kburkhart84

Firehammer Games
You guys are all right of course. I guess when I say that $1 per hour isn't a bad way to go, I mean as far as as baseline(or starting position). I don't know what else is a good metric to start with unless you try something like man-hours or budget, but those are just as far varied as playtime. In reality there isn't any perfect metric that solves the issue, there are too many other variables in play.
 

ChrisC

Member
Tying value to individual hours is nonsensical to me. A incredibly polished 5 hour experience with a ton of variety, and unique custom content thrown every minute that constantly introduces new mechanics and ideas, is far more valuable than a 30+ hour game with grindy, repetitive, copy-pasted content that wastes the player time. I honestly and genuinely hate this idea of "dollars per hour" as a measure of quality. Short games can be ****ing fantastic and are not even necessarily easier or cheaper to develop. So why should they be automatically cheaper to purchase?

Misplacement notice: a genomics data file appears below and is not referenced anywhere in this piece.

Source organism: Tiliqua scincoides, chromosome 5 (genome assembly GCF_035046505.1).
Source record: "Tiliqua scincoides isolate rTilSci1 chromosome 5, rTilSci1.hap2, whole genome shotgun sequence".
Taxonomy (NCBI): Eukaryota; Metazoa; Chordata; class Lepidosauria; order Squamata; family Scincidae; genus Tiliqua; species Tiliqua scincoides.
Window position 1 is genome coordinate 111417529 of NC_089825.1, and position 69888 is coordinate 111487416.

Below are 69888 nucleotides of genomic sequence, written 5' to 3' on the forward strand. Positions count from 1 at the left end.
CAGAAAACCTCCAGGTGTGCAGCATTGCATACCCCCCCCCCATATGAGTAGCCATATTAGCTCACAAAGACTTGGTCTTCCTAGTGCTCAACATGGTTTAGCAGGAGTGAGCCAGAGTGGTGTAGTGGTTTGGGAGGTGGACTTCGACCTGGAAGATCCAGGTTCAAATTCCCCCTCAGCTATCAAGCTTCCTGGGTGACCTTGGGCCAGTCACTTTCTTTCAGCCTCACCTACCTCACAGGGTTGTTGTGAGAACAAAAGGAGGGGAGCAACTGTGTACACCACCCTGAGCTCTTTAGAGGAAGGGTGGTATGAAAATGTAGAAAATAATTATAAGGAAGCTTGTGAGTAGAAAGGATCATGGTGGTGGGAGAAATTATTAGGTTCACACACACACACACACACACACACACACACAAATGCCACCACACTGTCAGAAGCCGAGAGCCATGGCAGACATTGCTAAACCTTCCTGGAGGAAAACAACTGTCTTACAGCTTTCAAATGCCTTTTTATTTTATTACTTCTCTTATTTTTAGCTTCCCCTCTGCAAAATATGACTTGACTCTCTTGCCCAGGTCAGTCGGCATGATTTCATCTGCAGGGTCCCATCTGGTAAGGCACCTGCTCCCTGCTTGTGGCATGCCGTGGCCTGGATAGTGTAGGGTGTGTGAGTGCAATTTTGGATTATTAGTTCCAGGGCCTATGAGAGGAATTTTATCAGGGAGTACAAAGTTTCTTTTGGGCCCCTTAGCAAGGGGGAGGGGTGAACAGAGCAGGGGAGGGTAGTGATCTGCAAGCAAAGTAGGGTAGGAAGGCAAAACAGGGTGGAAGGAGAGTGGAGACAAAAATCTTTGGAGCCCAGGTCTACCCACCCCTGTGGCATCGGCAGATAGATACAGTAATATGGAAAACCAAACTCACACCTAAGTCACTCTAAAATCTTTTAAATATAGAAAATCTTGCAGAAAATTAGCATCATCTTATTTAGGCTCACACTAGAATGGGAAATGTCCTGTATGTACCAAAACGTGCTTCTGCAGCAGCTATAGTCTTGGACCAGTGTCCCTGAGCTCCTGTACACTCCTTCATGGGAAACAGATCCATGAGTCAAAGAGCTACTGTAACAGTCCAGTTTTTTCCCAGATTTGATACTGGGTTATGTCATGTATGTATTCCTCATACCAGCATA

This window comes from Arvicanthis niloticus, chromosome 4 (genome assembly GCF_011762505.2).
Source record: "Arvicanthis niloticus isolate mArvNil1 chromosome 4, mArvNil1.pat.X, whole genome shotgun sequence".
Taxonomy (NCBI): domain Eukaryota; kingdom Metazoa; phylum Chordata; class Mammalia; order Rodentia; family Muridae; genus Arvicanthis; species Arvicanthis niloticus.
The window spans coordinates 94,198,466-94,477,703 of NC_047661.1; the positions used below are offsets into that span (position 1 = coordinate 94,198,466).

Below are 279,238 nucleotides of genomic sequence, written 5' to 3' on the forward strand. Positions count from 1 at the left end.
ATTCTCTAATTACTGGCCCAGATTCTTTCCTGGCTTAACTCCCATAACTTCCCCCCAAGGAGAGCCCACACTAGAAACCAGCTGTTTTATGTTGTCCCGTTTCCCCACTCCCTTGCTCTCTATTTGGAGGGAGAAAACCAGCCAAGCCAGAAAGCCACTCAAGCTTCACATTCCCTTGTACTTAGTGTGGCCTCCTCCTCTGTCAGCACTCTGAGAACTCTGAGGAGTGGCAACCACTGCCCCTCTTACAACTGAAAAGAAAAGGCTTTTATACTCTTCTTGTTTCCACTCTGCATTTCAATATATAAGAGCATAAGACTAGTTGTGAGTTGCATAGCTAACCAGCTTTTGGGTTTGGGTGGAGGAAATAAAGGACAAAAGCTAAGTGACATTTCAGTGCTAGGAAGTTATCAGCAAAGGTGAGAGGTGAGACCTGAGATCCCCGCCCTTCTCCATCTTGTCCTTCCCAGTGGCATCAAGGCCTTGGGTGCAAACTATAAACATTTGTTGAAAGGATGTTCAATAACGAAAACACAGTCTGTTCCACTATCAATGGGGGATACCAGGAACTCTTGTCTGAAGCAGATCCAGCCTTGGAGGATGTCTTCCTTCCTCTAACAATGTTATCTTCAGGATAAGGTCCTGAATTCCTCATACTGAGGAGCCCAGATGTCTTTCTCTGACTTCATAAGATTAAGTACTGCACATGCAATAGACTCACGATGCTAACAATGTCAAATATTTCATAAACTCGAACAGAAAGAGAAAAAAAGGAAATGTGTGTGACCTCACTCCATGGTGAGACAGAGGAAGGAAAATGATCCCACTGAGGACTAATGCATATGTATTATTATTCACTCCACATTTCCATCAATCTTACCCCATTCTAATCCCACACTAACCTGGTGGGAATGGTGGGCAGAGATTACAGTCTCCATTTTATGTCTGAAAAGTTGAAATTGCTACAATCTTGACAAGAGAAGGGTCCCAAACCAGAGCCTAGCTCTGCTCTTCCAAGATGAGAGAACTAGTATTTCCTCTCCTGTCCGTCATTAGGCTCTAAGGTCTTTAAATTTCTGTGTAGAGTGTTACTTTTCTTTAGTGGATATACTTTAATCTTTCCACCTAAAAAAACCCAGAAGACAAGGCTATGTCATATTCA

I completely agree. I guess I mean more like hours of enjoyment. A game that takes 30 hours that is only fun for 2 of them wouldn't be worth $30.
 
My opinion an indie game should cost around a $1 per hour of game play. This is my own metric and obviously has some leeway.
At this rate, Civilization, Diablo, XCOM and Goldeneye would have costed me more than a car, between them 😂
Thank god they were not "indies", tho one could argue Civ is almost a 1-man thing.
 

HalRiyami

Member
Here's a good GDC talk about selling on Steam (I think it's the source of your article) and one of the key points is to not underprice your game (at 13:00). It seems that buyers prefer higher priced games ($15) over something priced lower because they associate price with quality (I know I do).

Think of it like this: If you, the developer, value your game at $5, why should any potential buyer value it higher than $5? You're essentially telling me you put $5 worth of effort into your game, and that's just not appealing.